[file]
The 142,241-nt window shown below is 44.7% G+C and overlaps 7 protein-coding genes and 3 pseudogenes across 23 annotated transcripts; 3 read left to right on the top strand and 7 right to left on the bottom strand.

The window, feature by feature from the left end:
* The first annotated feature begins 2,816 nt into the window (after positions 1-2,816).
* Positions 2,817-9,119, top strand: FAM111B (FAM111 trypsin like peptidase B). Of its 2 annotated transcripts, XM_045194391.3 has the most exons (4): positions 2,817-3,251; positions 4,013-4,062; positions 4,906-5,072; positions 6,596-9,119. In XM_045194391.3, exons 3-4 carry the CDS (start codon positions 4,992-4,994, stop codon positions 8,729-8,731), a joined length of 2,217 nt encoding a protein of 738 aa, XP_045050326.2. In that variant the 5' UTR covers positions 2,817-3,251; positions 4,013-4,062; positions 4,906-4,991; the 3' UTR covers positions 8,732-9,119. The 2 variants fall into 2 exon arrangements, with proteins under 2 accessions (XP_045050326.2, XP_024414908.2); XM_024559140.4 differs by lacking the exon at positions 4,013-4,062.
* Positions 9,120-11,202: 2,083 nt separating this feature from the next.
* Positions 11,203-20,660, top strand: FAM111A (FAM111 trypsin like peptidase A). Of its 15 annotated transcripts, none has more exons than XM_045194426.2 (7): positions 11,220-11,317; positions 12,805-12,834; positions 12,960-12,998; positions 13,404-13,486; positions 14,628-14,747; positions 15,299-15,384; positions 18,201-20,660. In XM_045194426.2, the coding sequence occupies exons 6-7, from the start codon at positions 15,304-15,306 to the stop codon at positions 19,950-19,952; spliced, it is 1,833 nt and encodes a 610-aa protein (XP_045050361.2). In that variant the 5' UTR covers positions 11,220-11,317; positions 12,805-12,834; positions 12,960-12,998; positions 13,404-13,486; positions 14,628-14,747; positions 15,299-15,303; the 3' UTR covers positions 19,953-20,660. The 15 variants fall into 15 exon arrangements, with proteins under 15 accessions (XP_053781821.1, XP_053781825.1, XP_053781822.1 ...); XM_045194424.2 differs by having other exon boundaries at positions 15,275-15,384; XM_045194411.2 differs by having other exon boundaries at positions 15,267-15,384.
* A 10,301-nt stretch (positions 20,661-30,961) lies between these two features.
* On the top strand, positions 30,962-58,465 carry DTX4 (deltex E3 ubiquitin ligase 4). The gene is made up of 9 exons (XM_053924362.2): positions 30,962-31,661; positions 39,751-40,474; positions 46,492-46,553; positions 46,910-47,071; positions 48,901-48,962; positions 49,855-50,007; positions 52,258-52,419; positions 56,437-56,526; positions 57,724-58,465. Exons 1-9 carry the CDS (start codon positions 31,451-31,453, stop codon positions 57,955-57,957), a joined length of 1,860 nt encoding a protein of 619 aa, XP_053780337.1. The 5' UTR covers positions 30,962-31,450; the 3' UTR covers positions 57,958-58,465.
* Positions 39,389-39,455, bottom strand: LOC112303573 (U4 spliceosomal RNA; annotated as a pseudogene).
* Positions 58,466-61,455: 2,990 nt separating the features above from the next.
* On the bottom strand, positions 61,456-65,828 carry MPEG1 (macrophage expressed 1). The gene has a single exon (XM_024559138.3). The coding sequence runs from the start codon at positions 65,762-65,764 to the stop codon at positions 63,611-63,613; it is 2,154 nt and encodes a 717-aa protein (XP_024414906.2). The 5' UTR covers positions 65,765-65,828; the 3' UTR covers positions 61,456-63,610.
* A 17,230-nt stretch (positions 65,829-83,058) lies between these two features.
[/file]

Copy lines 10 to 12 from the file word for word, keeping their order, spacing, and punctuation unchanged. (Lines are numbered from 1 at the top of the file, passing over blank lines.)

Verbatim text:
* Positions 58,466-61,455: 2,990 nt separating the features above from the next.
* On the bottom strand, positions 61,456-65,828 carry MPEG1 (macrophage expressed 1). The gene has a single exon (XM_024559138.3). The coding sequence runs from the start codon at positions 65,762-65,764 to the stop codon at positions 63,611-63,613; it is 2,154 nt and encodes a 717-aa protein (XP_024414906.2). The 5' UTR covers positions 65,765-65,828; the 3' UTR covers positions 61,456-63,610.
* A 17,230-nt stretch (positions 65,829-83,058) lies between these two features.